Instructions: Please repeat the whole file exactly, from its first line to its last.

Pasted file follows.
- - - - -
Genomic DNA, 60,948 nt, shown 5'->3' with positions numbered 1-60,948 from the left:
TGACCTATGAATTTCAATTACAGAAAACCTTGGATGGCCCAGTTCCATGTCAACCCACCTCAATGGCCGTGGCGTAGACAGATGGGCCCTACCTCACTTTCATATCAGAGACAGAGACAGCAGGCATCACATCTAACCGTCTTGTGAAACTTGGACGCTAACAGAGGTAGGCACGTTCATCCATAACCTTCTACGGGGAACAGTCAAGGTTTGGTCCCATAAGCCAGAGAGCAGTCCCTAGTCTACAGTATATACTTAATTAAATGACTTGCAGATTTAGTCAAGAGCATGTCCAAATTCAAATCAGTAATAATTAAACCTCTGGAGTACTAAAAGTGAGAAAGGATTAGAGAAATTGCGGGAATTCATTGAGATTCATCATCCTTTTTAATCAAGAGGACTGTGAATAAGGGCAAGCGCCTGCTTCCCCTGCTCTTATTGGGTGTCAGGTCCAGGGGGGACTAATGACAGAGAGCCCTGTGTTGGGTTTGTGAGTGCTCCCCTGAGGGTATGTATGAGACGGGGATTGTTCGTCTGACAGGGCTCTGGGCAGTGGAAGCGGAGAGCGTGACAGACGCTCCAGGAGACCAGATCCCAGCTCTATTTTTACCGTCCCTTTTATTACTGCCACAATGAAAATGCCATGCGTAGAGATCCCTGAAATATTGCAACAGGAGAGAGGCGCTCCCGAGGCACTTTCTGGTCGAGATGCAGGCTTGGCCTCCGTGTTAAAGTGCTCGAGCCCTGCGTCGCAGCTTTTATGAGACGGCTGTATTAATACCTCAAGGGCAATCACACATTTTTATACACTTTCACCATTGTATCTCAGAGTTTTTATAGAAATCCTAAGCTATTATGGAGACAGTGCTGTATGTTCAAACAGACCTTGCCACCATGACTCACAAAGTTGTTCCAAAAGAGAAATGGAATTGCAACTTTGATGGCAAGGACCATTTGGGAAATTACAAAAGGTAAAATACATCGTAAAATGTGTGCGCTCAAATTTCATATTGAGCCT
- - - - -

Genomic DNA, 60,948 nt, shown 5'->3' with positions numbered 1-60,948 from the left:
TGACCTATGAATTTCAATTACAGAAAACCTTGGATGGCCCAGTTCCATGTCAACCCACCTCAATGGCCGTGGCGTAGACAGATGGGCCCTACCTCACTTTCATATCAGAGACAGAGACAGCAGGCATCACATCTAACCGTCTTGTGAAACTTGGACGCTAACAGAGGTAGGCACGTTCATCCATAACCTTCTACGGGGAACAGTCAAGGTTTGGTCCCATAAGCCAGAGAGCAGTCCCTAGTCTACAGTATATACTTAATTAAATGACTTGCAGATTTAGTCAAGAGCATGTCCAAATTCAAATCAGTAATAATTAAACCTCTGGAGTACTAAAAGTGAGAAAGGATTAGAGAAATTGCGGGAATTCATTGAGATTCATCATCCTTTTTAATCAAGAGGACTGTGAATAAGGGCAAGCGCCTGCTTCCCCTGCTCTTATTGGGTGTCAGGTCCAGGGGGGACTAATGACAGAGAGCCCTGTGTTGGGTTTGTGAGTGCTCCCCTGAGGGTATGTATGAGACGGGGATTGTTCGTCTGACAGGGCTCTGGGCAGTGGAAGCGGAGAGCGTGACAGACGCTCCAGGAGACCAGATCCCAGCTCTATTTTTACCGTCCCTTTTATTACTGCCACAATGAAAATGCCATGCGTAGAGATCCCTGAAATATTGCAACAGGAGAGAGGCGCTCCCGAGGCACTTTCTGGTCGAGATGCAGGCTTGGCCTCCGTGTTAAAGTGCTCGAGCCCTGCGTCGCAGCTTTTATGAGACGGCTGTATTAATACCTCAAGGGCAATCACACATTTTTATACACTTTCACCATTGTATCTCAGAGTTTTTATAGAAATCCTAAGCTATTATGGAGACAGTGCTGTATGTTCAAACAGACCTTGCCACCATGACTCACAAAGTTGTTCCAAAAGAGAAATGGAATTGCAACTTTGATGGCAAGGACCATTTGGGAAATTACAAAAGGTAAAATACATCGTAAAATGTGTGCGCTCAAATTTCATATTGAGCCT